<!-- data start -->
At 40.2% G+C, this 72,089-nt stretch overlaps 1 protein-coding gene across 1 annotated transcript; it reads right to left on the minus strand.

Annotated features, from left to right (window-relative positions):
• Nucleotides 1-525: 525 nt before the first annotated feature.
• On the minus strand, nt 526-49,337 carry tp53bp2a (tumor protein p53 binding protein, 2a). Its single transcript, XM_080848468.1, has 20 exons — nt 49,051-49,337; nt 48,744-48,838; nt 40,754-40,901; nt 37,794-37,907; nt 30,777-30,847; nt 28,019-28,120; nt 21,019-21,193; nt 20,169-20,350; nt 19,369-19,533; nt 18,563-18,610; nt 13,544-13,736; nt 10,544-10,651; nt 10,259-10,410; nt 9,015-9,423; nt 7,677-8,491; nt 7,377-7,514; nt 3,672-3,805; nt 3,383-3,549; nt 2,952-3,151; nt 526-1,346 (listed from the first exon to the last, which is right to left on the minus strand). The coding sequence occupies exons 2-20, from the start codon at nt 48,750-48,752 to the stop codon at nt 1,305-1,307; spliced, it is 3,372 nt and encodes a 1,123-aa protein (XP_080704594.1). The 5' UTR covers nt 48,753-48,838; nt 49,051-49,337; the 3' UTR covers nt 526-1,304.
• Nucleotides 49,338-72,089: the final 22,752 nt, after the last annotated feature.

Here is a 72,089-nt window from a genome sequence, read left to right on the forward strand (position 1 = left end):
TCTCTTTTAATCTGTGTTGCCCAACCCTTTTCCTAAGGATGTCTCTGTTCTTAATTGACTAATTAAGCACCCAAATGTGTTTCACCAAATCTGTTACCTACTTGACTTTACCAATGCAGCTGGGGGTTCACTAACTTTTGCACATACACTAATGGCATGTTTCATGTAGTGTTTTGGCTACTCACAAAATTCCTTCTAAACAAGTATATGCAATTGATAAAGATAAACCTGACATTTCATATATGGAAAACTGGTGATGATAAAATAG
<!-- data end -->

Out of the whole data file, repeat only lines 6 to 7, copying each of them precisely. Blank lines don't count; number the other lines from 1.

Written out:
Here is a 72,089-nt window from a genome sequence, read left to right on the forward strand (position 1 = left end):
TCTCTTTTAATCTGTGTTGCCCAACCCTTTTCCTAAGGATGTCTCTGTTCTTAATTGACTAATTAAGCACCCAAATGTGTTTCACCAAATCTGTTACCTACTTGACTTTACCAATGCAGCTGGGGGTTCACTAACTTTTGCACATACACTAATGGCATGTTTCATGTAGTGTTTTGGCTACTCACAAAATTCCTTCTAAACAAGTATATGCAATTGATAAAGATAAACCTGACATTTCATATATGGAAAACTGGTGATGATAAAATAG